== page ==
• Ensure more people can access water that is safe to drink, by requiring all suppliers (except individual domestic self-suppliers) to be part of the regulatory system, and to provide safe drinking water on a consistent basis;
  • Lift the environmental performance and transparency of wastewater and stormwater networks; and
  • Improve national-level leadership, oversight, and support relating to wastewater and stormwater.  

Water Services Bill

While the Taumata Arowai Act was passed in July 2020, Taumata Arowai will not become fully operational until enactment of the Water Services Bill, projected to in the second half of 2021.

Until Taumata Arowai is fully operational, the Ministry of Health will remain the regulator for drinking water safety.

Local Government Minister Nanaia Mahuta announced the introduction of the Water Services Bill on 27 July 2020 (Beehive website).

The Bill contains all of the details of the new drinking water regulatory system, and provisions relating to source water protection and Taumata Arowai’s wastewater and stormwater functions.

To view the Bill, and sign up to receive electronic updates on its progress through the legislative process, go to: Water Services Bill (Parliament website). 

Related Cabinet papers are available here: Cabinet papers (Updated September 2020)

Timelines and milestones

Taumata Arowai – Water Services Regulator Act

  • December 2019: Introduced to the House
  • December 2019 – June 2020:  Select Committee consideration
  • Hearings occurred during March 2020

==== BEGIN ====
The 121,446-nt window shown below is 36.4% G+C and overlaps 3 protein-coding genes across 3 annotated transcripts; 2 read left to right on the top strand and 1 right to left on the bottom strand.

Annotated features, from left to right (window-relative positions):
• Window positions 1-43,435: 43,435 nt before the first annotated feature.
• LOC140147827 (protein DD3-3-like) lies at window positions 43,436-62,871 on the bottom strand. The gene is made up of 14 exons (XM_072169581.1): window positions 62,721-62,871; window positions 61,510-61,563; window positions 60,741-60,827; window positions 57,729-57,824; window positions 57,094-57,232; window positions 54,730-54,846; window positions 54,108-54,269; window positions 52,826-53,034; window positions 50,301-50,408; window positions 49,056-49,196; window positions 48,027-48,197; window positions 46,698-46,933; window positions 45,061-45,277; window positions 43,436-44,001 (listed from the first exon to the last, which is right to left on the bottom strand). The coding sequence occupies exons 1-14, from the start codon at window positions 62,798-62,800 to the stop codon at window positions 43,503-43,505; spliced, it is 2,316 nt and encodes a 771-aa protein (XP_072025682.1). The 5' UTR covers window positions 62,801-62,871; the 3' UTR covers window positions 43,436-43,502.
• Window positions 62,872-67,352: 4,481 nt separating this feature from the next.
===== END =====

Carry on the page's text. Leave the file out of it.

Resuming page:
• Mid-June 2020: Reported back to the House
  • Passed July 2020
  • Expected to take effect through an Order in Council in early 2021? (TBC)

Water Services Bill

  • Introduced into the House in July 2020
  • Future stages are dependent upon the election outcome and Parliamentary decisions.
  • Expected be passed in the second half of 2021? (TBC)

Chief Executive

Bill Bayfield is the Establishment Chief Executive for Taumata Arowai.

His vast experience in both central and local government includes most recently eight years as Chief Executive of Environment Canterbury. He has an in-depth knowledge of drinking water and environmental regulation.

His appointment in May 2020 is on a fixed-term basis to December 2021. He will lead the establishment of Taumata Arowai and its first six months of ‘going live’ in 2021 as the new drinking water regulator.

Once it is established in the first part The Taumata Arowai board will consider a permanent appointment for 2022 and beyond.

Frequently Asked Questions 

(Updated September 2020)

Taumata Arowai - key documents

Cabinet papers and minutes

Iwi/Māori Engagement (September 2020)

Reports

Beca report - Cost Estimates for Upgrading Water Treatment Plants – March 2018 (PDF, 6MB)

News and Media

The Water Services Regulator Bill – Taumata Arowai a milestone for drinking water safety (12/12/2019)

Independent regulator to make drinking water safe (25/10/2019)

Dedicated watchdog for water quality (1/8/2019)

Wellbeing and water - a necessary conversation with Local Government (20/11/2018)

Counting the costs of safe, clean water (24/10/2018)

 

Contact us at: Taumata.Arowai@dia.govt.nz

Return to Local Government Policy